By Rashidat Akashat with agency report

A Nollywood movie producer Chima Okereke has slammed Omoni Oboli for not preventing her accuser from obtaining a court order.

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The court order was procured to stop the actress and movie producer from premiering her movie ‘Okafor’s Law’on Friday, 24 March, 2017.

Okereke referred to Oboli as ‘careless’ for not reacting fast to the case slammed on her by Canada-base scriptwriter Jude Idada since September 2016.

Speaking with NAN in Lagos, he said that the copyright infringement case would not have embarrassed the actress if she had taken drastic measures to address it immediately instead of just insisting she wrote it herself.

Omoni Oboli behaved like an actress- Okereke

Okereke said that Omoni was thinking more like an actress than a movie producer or businessman.

The drama began in September 2016. Oboli stoutly defended her ownership of the script, stating that she owned and wrote it 100 per cent.

When the parties could not reach an agreement, Idadi sought the help of the court, despite the movie’s production.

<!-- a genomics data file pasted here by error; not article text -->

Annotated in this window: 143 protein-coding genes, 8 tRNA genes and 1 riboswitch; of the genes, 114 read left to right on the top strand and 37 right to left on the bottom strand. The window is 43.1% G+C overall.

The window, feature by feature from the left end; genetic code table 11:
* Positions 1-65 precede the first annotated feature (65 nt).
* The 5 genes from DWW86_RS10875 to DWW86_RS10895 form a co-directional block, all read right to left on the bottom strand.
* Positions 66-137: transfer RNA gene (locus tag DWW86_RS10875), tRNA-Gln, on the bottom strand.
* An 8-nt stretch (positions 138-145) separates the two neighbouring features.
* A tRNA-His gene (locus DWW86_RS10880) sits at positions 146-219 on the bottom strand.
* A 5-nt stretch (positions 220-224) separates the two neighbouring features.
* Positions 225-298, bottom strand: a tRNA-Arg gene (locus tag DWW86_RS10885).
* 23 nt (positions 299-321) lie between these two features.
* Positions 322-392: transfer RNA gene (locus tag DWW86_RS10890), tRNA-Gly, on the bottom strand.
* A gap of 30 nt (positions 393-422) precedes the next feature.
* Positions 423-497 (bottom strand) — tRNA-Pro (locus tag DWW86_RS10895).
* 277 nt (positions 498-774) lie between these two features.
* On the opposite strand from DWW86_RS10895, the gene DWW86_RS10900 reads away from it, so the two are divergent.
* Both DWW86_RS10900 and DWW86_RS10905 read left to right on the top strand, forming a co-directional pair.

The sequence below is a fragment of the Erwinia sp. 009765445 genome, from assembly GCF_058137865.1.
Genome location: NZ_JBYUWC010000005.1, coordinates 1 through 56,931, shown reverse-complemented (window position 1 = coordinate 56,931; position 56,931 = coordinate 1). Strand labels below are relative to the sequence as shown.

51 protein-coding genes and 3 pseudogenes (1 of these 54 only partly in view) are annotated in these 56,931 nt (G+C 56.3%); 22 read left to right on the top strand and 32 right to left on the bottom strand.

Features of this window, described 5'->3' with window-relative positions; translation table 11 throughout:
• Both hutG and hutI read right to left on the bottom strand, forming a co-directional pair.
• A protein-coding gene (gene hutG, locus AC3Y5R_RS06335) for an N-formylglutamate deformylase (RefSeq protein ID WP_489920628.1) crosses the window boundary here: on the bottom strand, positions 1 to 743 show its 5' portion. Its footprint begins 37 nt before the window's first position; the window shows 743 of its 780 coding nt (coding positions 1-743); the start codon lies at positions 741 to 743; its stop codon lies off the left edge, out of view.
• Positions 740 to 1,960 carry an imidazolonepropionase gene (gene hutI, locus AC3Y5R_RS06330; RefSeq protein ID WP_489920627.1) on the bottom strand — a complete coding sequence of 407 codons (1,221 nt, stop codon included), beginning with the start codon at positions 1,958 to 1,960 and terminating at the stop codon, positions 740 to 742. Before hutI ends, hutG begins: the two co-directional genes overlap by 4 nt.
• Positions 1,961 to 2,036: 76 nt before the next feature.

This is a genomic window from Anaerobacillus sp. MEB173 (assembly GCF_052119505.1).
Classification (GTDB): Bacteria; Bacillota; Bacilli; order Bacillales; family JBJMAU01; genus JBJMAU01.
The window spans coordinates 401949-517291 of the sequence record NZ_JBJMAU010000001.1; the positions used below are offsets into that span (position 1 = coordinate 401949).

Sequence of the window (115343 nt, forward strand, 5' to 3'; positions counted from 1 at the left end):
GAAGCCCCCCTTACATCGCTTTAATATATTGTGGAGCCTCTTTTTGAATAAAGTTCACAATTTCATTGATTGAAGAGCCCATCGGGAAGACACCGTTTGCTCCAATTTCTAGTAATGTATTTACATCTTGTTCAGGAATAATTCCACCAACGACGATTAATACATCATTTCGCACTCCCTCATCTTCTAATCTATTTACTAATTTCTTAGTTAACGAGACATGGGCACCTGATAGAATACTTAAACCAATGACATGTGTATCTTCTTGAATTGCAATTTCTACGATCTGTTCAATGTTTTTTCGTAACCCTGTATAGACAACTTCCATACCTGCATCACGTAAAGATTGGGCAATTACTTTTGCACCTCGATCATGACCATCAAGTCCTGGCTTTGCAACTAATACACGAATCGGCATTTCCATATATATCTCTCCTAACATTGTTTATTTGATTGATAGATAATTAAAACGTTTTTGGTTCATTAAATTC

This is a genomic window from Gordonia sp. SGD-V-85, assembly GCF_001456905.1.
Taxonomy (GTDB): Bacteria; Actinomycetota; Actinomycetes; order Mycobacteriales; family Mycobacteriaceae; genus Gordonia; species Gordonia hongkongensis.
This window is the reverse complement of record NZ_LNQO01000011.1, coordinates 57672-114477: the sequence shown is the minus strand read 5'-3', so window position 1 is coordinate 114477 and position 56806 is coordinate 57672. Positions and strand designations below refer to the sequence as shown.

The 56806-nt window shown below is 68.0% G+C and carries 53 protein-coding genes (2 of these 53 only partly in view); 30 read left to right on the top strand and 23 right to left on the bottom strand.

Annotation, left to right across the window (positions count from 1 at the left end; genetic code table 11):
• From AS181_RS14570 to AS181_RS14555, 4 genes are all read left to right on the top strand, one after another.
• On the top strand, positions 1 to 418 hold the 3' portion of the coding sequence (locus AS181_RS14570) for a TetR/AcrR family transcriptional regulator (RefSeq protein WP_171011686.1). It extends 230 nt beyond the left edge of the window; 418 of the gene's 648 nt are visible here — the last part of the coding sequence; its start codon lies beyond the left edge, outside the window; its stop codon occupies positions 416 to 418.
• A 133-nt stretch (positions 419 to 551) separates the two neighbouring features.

The case was filed at the Federal High court with Justice Ibrahim Buba presiding. It was the judge that gave the order stopping the film.

Oboli, Dioni Visions and Filmone Distribution are named the 1st, 2nd and 3rd Defendants in the case filed by Idada.

Oboli was served the court injunction at the Filmhouse IMAX, Lekki, venue of the film’s premiere on March 25. Lekki. Guests were already seated, after the cocktail preceding the screening of the movie.

Omoni stopped from movie premiere

She was forced to obey the court injunction by cancelling the premiere as she stood the risk of being charged with contempt if she had gone ahead with the premiere.

Okereke said that, “there were options she ought to have followed; options that would have been beneficial to both parties. Some people could have been called upon to intervene on the matter.

“Every profession has its risks, especially a rapidly growing one like Nollywood. And this is one of them. It is a mark of Nollywood’s growth.

“There will always be room for compromise, no matter how little,” he said.

The movie director said that Nollywood has gone beyond my word against yours, “it is about collective responsibility, which links each other in business concerns and connects everyone.

“Those bringing sentiments must understand that intellectual property issues are not just something you wish away.”